On September 1, the National Marine Fisheries Service is closing the bigeye fishery for most vessels in the the Hawaii longline fleet, with the fleet having exceeded its 2017 limit of 3,138 metric tons for the Western and Central Pacific.
On August 31, NMFS announced that it was setting quotas for each of the U.S. Territories in the Pacific (Guam, American Samoa, and the Commonwealth of the Northern Mariana Islands) at 2,000 metric tons, up to half of which can be allocated to the Hawaii Longline Association (HLA). Those quotas will take effect on September 15, at the end of the period for public comment on the proposed territorial quotas.
“We need to take comments and publish a final rule before any changes are made,” National Marine Fisheries Service Pacific Islands Regional Office administrator Michael Tosatto stated in an email. That means, Hawai`i longliners may not retain any bigeye caught in the Western and Central Pacific after September 1, since no quota transfer arrangements have been reviewed or approved.
“The final rule publication and arrangement approval can happen on the same day, but that date is not known yet,” Tosatto wrote.
The transfer of a portion of the territorial quotas to Hawai`i longliners has been a controversial policy devised by the Hawai`i Longline Association and the Western Pacific Fishery Management Council in 2011 (and since then reported on extensively by Environment Hawai`i).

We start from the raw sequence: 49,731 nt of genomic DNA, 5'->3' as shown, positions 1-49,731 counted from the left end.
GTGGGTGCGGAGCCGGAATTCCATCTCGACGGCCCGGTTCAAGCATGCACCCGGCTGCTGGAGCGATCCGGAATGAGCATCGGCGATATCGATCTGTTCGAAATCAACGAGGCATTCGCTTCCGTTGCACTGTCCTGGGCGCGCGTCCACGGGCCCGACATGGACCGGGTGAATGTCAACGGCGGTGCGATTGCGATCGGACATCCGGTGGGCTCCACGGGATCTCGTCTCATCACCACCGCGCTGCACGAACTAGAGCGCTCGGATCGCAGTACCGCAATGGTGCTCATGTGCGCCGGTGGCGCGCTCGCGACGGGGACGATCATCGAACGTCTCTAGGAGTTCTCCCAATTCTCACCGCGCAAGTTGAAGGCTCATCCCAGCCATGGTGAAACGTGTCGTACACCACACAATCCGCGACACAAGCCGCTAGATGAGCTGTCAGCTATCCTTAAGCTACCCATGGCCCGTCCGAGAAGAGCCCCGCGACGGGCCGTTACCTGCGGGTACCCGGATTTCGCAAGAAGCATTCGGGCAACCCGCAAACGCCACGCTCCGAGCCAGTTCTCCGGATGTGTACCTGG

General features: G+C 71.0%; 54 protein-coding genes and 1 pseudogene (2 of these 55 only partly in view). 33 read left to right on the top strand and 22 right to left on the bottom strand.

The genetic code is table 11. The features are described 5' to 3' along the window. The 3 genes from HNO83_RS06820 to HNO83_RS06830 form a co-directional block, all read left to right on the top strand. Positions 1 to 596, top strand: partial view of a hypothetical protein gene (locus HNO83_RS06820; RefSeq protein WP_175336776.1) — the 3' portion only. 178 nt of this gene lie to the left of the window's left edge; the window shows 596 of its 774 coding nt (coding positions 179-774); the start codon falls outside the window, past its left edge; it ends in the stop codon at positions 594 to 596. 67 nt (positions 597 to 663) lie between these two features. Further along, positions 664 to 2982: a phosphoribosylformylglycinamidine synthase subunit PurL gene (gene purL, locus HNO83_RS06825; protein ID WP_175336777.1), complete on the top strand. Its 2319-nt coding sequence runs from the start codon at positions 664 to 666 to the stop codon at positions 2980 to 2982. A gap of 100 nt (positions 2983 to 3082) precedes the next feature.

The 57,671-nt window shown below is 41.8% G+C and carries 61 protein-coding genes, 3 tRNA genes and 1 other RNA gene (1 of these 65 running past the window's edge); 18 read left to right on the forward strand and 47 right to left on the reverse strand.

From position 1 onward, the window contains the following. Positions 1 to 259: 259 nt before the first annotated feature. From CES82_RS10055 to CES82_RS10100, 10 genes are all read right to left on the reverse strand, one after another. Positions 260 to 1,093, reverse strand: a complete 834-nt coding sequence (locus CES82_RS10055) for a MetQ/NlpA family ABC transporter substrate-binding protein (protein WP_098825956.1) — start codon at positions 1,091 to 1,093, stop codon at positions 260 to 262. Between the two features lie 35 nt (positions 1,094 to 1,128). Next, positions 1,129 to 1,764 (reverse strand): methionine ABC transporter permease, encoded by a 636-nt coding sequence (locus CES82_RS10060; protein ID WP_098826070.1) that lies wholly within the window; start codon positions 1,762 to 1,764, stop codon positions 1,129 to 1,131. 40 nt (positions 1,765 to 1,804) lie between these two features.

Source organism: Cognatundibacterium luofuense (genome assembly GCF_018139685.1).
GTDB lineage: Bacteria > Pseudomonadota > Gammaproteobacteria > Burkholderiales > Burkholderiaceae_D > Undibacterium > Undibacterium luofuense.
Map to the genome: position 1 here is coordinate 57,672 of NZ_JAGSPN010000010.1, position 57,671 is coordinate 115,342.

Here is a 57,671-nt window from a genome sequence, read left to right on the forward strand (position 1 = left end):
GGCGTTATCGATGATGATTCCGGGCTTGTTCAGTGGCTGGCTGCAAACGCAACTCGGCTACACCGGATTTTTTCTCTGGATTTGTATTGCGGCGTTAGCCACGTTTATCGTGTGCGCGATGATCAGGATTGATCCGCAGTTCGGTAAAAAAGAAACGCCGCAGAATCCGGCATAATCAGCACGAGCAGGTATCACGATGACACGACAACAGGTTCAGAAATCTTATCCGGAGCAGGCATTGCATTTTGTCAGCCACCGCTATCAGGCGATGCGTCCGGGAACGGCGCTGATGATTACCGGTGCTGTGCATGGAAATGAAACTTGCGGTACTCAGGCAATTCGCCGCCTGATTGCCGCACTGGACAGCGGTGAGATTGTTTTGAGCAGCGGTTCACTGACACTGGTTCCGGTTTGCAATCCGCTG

Although the closure is one in name only, the Federal Register notice goes through the motions of pretending its meaningful:
“NMFS must close the fishery as soon as possible to ensure that the fishery does not exceed the catch limit,” the Federal Register notice states. “According to NMFS stock-status determination criteria, bigeye tuna in the Pacific Ocean are currently experiencing overfishing. NMFS implemented the catch limit to reduce the effects of fishing on bigeye tuna and restore the stock to levels capable of producing maximum sustainable yield on a continuing basis. Failure to close the fishery immediately would result in additional fishing pressure on this stock, in violation of federal law and regulations that implement WCPFC [Western and Central Pacific Fisheries Commission] decisions.”
WCPFC’s tropical tuna Conservation and Management Measure expires at the end of this year. The commission is expected to adopt a new tuna management scheme at its December meeting in the Philippines.
Tosatto said it’s unknown how NMFS will account for this year’s overage when setting next year’s quotas. If WCPFC’s new tropical tuna CMM retains the provision allowing members to subtract overages from the following year’s quota, and United States has proposed that it does, “then it would run like past years,” he said.